Futuristic style tubes carrying cargo travelling at 60mph could be buried under Croydon’s streets.

The Foodtubes project would see metre-wide pipelines coarsing through Croydon's underground, ferrying everything from Weetabix to gravel.

Croydon was chosen by the project's CEO, Noel Hodson, as the perfect example of a dense, urban environment where traffic can become a major problem.

Foodtubes’ studies of Croydon include analyses of a year’s highly detailed data of supermarket deliveries in 2008, from major distribution hubs to the shops that serve 130,000 Croydon households.

Mr Hodson said: “We looked at a map of Croydon and decided it would be a very good place to start.

“We got a host of data from a major supermarket about lorry journeys and realised that much of what was being transported was actually air.”

To avoid the need for trenches to be dug for the pipes to fit in Mr Hodson proposes to use mole technology to bore into the ground and do it all at the same time.

Mr Hodson added: “ Croydon has around 100 food outlets. To supply these the borough has around 700 vehicle journeys everyday and once they had made their deliveries they very rarely take items back with them, meaning half of lorries time is spent empty.”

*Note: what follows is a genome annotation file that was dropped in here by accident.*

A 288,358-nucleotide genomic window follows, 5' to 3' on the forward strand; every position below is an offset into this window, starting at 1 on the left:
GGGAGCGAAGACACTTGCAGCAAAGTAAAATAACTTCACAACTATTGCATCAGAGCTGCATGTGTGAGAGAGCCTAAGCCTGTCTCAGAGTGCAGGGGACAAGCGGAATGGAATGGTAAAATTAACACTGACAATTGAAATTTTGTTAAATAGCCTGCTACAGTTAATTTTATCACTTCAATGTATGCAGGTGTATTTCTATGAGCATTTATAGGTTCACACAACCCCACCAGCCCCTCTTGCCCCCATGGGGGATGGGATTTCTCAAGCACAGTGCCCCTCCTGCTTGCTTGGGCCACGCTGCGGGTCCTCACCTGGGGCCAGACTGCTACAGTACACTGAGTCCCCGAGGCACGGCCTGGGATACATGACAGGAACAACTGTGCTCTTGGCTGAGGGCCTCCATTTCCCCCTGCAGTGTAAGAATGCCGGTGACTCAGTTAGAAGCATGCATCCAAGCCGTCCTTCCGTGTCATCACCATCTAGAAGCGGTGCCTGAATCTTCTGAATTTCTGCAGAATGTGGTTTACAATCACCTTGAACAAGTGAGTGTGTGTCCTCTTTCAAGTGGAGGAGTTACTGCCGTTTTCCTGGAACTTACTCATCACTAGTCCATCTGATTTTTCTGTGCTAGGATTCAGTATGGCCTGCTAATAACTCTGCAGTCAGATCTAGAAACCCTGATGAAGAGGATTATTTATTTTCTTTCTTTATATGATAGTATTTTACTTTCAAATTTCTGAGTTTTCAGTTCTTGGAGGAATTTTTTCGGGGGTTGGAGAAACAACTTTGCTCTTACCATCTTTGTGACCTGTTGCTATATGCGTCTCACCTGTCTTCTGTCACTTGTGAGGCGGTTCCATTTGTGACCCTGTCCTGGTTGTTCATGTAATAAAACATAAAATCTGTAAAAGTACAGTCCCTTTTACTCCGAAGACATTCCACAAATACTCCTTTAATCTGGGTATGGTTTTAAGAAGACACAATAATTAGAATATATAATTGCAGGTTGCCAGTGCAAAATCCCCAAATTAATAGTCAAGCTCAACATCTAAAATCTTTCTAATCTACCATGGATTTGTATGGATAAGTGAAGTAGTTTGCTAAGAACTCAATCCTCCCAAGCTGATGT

A typical Circuit will be 100 km, with 400 Terminals connecting to shops, colleges, office-blocks and supermarkets.

All Circuits will freely interconnect, eventually forming “The Transport Internet” and can carry any goods that will fit into the 1 metre by 2 metre capsules.

When London is fully equipped, Foodtubes will invite Mayor Boris Johnson to recline in a capsule and be electronically catapulted 50 km under London.

A Croydon Council spokesman said: “This proposal clearly has a lot of hurdles to overcome before it could ever be put into practice, and although Croydon has been mentioned in the stories that have circulated in the last few weeks we have no plans to consider anything like this for the foreseeable future.

“That said, there is another proposal under investigation that would connect up buildings in central Croydon with a network of pipes.

"These would not deliver food – but they would bring cheap heat and hot water to the heart of the town.“